Getting our Hands Dirty
by Eliot Berriot
We can communicate in real-time across the globe, with billions of people. We’ve designed and build complex systems and networks used by billions of computers to exchange information and make decisions.
Yet, having a productive discussion with a handful of individuals is still one of the most frustrating experience for the vast majority of people I know.
When was the last time you reached consensus in a discussion involving people with conflicting opinions? How long did it take? Did you enjoy the process?
When we think about alternative social media and commons in general, we tend to focus on the technical and pragmatic issues.
We build the software, the user interface. We design and standardize new protocols to enable decentralized, federated and peer-to-peer communication. We try to seduce new users, to market our alternative, to raise awareness about privacy issues.
Really, we’re doing our best. At the same time, we’re blind when it comes to the most glaring problem.
Governance is the only issue
The only reason we’re building alternatives to centralized and proprietary platforms such as Facebook is that the people and companies designing and maintaining those platforms are failing us. Their business models dictate their governance models which in turn dictate our (bad) user experience.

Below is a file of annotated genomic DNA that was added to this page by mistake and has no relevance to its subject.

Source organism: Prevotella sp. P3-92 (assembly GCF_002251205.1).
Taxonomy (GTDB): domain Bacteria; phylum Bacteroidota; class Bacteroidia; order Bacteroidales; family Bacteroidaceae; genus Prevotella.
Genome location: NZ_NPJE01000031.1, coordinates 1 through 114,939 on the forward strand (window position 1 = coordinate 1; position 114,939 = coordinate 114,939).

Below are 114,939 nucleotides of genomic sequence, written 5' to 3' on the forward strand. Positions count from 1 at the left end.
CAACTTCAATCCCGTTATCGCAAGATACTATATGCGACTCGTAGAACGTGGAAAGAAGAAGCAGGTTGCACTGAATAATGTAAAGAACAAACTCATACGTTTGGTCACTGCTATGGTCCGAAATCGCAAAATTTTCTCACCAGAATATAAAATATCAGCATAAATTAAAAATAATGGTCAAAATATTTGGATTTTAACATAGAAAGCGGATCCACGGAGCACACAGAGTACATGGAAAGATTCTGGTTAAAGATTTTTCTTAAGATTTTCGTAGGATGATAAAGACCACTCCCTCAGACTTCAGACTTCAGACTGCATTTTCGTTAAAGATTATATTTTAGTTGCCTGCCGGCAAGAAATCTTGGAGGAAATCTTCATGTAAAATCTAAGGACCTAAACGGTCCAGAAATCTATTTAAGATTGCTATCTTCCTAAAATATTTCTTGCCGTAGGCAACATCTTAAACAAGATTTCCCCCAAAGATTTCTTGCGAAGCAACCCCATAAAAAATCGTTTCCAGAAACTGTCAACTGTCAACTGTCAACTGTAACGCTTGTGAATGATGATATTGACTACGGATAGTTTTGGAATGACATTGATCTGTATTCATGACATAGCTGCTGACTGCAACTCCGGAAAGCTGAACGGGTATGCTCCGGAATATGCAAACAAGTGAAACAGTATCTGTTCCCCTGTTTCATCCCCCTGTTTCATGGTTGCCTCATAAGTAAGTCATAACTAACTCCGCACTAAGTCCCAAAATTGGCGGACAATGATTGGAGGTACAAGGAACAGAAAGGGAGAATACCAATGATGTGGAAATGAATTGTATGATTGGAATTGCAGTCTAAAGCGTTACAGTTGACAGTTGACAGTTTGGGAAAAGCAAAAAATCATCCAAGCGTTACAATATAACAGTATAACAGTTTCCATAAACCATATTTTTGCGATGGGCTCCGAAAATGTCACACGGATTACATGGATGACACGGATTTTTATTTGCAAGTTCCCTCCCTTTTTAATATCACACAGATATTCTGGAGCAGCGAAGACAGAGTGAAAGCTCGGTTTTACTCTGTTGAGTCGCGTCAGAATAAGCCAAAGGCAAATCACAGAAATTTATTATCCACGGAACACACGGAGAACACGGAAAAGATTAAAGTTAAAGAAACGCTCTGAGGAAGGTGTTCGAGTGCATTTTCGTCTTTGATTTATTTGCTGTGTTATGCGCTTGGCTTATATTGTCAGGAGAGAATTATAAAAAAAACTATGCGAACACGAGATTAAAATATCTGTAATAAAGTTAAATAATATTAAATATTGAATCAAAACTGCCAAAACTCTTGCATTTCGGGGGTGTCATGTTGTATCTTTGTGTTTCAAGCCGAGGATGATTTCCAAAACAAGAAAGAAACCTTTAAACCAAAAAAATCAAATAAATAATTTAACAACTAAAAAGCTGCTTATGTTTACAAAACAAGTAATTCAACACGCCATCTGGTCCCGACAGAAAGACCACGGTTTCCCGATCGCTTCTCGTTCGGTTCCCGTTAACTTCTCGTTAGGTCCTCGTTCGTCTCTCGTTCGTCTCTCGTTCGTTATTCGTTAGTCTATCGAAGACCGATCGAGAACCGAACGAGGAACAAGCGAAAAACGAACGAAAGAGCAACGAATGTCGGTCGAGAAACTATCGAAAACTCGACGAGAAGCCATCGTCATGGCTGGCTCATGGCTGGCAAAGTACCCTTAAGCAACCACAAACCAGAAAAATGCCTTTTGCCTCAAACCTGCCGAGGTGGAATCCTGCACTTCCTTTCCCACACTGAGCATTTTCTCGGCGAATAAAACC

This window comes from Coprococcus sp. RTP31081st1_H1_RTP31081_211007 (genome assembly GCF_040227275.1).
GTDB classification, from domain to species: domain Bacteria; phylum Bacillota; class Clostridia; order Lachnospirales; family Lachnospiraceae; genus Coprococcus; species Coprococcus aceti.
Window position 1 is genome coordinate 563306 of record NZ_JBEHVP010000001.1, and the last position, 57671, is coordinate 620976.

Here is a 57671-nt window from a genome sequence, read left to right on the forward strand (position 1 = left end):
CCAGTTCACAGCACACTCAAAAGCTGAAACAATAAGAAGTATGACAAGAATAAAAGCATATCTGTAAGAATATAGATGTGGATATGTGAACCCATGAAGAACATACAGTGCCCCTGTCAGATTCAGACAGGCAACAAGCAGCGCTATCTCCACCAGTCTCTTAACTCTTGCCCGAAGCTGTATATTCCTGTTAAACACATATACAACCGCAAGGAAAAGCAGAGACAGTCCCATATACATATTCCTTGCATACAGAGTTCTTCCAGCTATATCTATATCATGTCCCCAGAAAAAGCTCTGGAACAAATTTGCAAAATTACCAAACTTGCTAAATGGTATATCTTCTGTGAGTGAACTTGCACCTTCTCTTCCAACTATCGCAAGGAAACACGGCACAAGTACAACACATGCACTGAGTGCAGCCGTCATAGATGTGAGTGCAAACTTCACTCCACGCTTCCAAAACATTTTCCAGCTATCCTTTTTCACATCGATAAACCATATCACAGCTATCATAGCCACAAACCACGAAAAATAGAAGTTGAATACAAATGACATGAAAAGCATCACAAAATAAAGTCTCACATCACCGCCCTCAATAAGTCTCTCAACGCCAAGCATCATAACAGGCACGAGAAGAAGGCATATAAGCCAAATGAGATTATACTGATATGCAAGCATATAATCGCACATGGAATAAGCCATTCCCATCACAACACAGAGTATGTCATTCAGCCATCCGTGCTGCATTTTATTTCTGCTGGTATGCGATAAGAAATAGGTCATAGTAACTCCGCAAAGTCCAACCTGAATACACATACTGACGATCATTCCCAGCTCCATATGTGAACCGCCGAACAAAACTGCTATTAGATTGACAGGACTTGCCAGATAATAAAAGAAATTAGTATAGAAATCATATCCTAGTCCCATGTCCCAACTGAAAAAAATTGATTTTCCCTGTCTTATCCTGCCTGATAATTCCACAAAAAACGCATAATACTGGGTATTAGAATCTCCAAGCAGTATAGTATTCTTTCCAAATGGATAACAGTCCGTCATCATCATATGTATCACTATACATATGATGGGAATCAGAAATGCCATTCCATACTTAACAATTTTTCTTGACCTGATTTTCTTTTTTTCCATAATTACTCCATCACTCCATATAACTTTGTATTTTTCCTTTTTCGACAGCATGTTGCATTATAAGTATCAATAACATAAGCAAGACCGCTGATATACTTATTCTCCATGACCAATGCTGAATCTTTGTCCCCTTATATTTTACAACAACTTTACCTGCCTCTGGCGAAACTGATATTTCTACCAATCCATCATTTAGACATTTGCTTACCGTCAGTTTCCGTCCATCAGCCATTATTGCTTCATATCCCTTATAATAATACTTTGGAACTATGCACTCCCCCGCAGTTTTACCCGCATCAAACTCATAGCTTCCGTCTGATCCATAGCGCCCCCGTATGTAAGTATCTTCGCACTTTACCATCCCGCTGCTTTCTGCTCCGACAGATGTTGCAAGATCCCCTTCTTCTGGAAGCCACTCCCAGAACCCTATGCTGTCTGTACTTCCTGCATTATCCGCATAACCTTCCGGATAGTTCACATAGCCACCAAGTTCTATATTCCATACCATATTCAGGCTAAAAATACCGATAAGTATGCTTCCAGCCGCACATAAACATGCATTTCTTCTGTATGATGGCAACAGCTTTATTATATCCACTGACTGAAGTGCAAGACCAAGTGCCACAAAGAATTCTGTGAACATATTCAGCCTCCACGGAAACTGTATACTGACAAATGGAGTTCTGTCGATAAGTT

Still, when we start working on alternatives, we forget to acknowledge the importance of governance. Most of the time, decision power ends up in the hands or one or few individuals who started or maintain such projects. We blindly trust and praise those heroes, whatever they are doing, or not doing. New, divergent or conflicting opinions are being dismissed for the sake of moving forward, and this is not acceptable if our end goal is to provide sustainable alternatives.
To be fair, democratic governance suffers from a paradox. Lots of projects are started by individual and grow organically, attracting more users and contributors, which eventually form a community.
But no one can build a democratic governance alone, before the community exists. Building one after the community is formed is hard, and increasingly harder as the community grows: designing a democratic decision process when there is no such thing in place, well, it’s as fun as it sounds. Hence the paradox: you can’t design your governance when it’s easy, and at the same time, the longer you wait, the harder it gets, and the most you need it.
We miss the tools and skills
On top of that, we humans usually lack the necessary tools, skills and education to have productive discussions and decide collectively. Even for trivial scenarios, like finding a place to eat with a dozen friends, we’re struggling to solve the problem at hand in a way that is both efficient and satisfying for everyone.
We should be prepared and educated for that. The situation may be better in other countries, but at least in France, the school system does not care about those skills, at all. We’re not taught to work together, to express ourselves in a relevant and non-violent way, to summarize our thoughts and ideas to make them accessible to various audiences, to share and accept constructive criticism, to moderate a discussion and ensure it is productive…